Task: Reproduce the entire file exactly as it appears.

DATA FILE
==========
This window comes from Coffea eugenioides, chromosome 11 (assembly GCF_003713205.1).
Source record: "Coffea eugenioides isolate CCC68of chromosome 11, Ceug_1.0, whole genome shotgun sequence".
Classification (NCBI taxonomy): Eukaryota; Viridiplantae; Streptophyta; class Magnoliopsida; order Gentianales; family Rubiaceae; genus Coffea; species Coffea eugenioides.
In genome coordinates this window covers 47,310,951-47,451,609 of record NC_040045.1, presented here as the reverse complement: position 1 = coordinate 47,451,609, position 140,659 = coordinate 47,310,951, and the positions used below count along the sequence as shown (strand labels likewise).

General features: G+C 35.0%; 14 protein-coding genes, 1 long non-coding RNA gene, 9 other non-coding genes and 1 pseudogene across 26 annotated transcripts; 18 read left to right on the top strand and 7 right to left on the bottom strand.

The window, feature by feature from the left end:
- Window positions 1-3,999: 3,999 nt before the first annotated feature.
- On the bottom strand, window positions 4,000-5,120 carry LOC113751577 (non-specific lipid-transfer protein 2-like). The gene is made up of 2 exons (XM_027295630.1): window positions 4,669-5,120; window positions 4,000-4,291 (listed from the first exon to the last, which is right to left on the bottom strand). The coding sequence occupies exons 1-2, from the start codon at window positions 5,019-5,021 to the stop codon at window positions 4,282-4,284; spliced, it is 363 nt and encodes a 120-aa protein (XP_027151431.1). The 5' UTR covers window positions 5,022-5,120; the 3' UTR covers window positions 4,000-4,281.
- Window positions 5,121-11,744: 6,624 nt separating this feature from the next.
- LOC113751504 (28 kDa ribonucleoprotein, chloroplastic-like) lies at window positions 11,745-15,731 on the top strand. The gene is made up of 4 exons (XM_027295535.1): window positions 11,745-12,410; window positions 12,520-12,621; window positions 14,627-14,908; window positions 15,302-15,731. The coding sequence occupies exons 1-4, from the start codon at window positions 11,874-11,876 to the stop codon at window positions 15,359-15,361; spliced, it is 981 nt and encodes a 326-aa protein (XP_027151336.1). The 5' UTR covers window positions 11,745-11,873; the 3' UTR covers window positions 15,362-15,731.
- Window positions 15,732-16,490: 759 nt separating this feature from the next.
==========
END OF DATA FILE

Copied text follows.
This window comes from Coffea eugenioides, chromosome 11 (assembly GCF_003713205.1).
Source record: "Coffea eugenioides isolate CCC68of chromosome 11, Ceug_1.0, whole genome shotgun sequence".
Classification (NCBI taxonomy): Eukaryota; Viridiplantae; Streptophyta; class Magnoliopsida; order Gentianales; family Rubiaceae; genus Coffea; species Coffea eugenioides.
In genome coordinates this window covers 47,310,951-47,451,609 of record NC_040045.1, presented here as the reverse complement: position 1 = coordinate 47,451,609, position 140,659 = coordinate 47,310,951, and the positions used below count along the sequence as shown (strand labels likewise).

General features: G+C 35.0%; 14 protein-coding genes, 1 long non-coding RNA gene, 9 other non-coding genes and 1 pseudogene across 26 annotated transcripts; 18 read left to right on the top strand and 7 right to left on the bottom strand.

The window, feature by feature from the left end:
- Window positions 1-3,999: 3,999 nt before the first annotated feature.
- On the bottom strand, window positions 4,000-5,120 carry LOC113751577 (non-specific lipid-transfer protein 2-like). The gene is made up of 2 exons (XM_027295630.1): window positions 4,669-5,120; window positions 4,000-4,291 (listed from the first exon to the last, which is right to left on the bottom strand). The coding sequence occupies exons 1-2, from the start codon at window positions 5,019-5,021 to the stop codon at window positions 4,282-4,284; spliced, it is 363 nt and encodes a 120-aa protein (XP_027151431.1). The 5' UTR covers window positions 5,022-5,120; the 3' UTR covers window positions 4,000-4,281.
- Window positions 5,121-11,744: 6,624 nt separating this feature from the next.
- LOC113751504 (28 kDa ribonucleoprotein, chloroplastic-like) lies at window positions 11,745-15,731 on the top strand. The gene is made up of 4 exons (XM_027295535.1): window positions 11,745-12,410; window positions 12,520-12,621; window positions 14,627-14,908; window positions 15,302-15,731. The coding sequence occupies exons 1-4, from the start codon at window positions 11,874-11,876 to the stop codon at window positions 15,359-15,361; spliced, it is 981 nt and encodes a 326-aa protein (XP_027151336.1). The 5' UTR covers window positions 11,745-11,873; the 3' UTR covers window positions 15,362-15,731.
- Window positions 15,732-16,490: 759 nt separating this feature from the next.